Expectations Met? No. I don’t think I’ve ever had a bigger disparity between the set-up and conclusion of a mystery/thriller. That averages out to okay, but it left me wishing the end was as good as the beginning. Three stars.
Catching Fire & Mockingjay by Suzanne Collins
Great Expectation: O MY GOD. THE. BEST. BOOKS. EVER.
I’d read The Hunger Games more than a year ago – and I liked it well enough, but not so much that I felt like I just HAD to get to the next installments right away. So over the last couple of months, I decided to download the final two books, Catching Fire and Mockingjay. In them, Katniss Everdeen is pitted against the totalitarian Capitol and its leader President Snow. If the first book was one of survival, these two were broader and almost became “dystopian political thrillers”. I liked Mockingjay more than Catching Fire, which seemed to be making time during its first half before its too-predictable climax. In all the books, there was a little too much “which boy loves me? Which boy do I love?” angst, but I appreciated the grayness in the final arc, which gave Katniss and company more depth than they’d had before.
Expectations Met? Sure. Despite the series’ rabid fans, my expectations for this trilogy were pretty mild. I liked each book in this series, probably in the order of: The Hunger Games, Mockingjay, and Catching Fire.
A Visit From the Goon Squad by Jennifer Egan
Great Expectation: 2011 Pulitzer Prize for Fiction, 2010 National Book Critics Circle Award for Fiction
This novel – though in some ways it could be considered a collection of connected short stories – is probably one of the ballsiest books I’ve read in a long time. The story follows different perspectives of a group of characters that mostly orbit Bennie Salazar, an aging music executive and his onetime assistant, Sasha, with the theme of how we are affected by the imperceptible passage of time weaving through each of the stories: “Time’s a goon,” one character remarks. The narratives go back and forth in time from the 1980s into the near future, and each character gets the center perspective only once. Because of that, it always takes a bit to figure out “who” is the focus and “when” they are. I recall one chapter being second person and one was done as a PowerPoint presentation. If this all sounds somewhat “gimmicky”, I suppose it might be, and in a lesser author’s hands I imagine it would be a train wreck.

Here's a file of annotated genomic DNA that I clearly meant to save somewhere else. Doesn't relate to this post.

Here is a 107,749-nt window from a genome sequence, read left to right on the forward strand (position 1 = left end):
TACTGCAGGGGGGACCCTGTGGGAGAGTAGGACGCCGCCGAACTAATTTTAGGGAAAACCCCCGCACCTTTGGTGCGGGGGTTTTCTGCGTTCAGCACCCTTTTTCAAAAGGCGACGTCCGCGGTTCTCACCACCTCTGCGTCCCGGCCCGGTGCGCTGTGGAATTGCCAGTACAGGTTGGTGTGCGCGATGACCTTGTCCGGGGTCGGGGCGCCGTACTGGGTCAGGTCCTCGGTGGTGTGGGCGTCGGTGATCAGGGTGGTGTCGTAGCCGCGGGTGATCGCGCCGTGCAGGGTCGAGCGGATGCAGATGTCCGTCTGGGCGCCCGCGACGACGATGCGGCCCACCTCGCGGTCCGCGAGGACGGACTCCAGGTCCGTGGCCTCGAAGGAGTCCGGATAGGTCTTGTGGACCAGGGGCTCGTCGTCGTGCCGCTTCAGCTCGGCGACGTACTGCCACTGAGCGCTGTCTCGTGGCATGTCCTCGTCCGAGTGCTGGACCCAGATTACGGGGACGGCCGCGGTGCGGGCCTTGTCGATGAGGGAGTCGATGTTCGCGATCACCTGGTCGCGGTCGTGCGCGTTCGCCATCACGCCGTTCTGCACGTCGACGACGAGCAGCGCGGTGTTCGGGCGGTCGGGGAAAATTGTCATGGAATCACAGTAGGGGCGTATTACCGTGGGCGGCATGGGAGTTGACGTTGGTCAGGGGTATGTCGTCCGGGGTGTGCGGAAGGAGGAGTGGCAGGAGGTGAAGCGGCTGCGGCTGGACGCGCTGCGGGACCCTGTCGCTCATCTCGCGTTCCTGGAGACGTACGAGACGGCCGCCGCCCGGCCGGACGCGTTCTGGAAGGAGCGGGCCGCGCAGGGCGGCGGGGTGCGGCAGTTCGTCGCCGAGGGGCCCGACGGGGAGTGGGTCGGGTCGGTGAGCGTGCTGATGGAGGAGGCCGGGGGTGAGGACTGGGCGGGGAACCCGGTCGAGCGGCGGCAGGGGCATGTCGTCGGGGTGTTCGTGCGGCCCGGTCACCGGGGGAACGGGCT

Expectations Met? Yes, and then some. I had no idea about what this book was about when I started it, only a few nonspecific recommendations from friends. I can see why it was hard to describe. Four stars.
The Sense of an Ending by Julian Barnes
Great Expectation: 2011Man Booker Prize
I’d heard a lot of buzz in literary circles about Barnes’ The Sense of an Ending. This short novel is a contemplation by a retired man, Tony, about his life and the friends that he had as a schoolboy. The novel is broken into two parts: Tony reflecting on his school years and Tony in the present. In the school years, Tony is essentially a nerd with nerdy friends; the alpha-nerd (and most arrogant) is Adrian, whom all the friends want to impress. Tony does, though, get his first girlfriend, a “free spirit” named Veronica, who he eventually loses to Adrian. In the present, Tony is brought back into contact with Veronica after decades of separation, which precipitates his recollections and reconsideration of past events.
Expectations Met? No. This book was fine, but seemed to be trying to be meaningful than, you know, actually being meaningful. I kept waiting for something to hit me, to move me and it never came. In the end, it seemed the needless navel-gazing of a selfish boy who became a selfish man.
So, how about you? How do you deal with expectations? Can you remain neutral to them?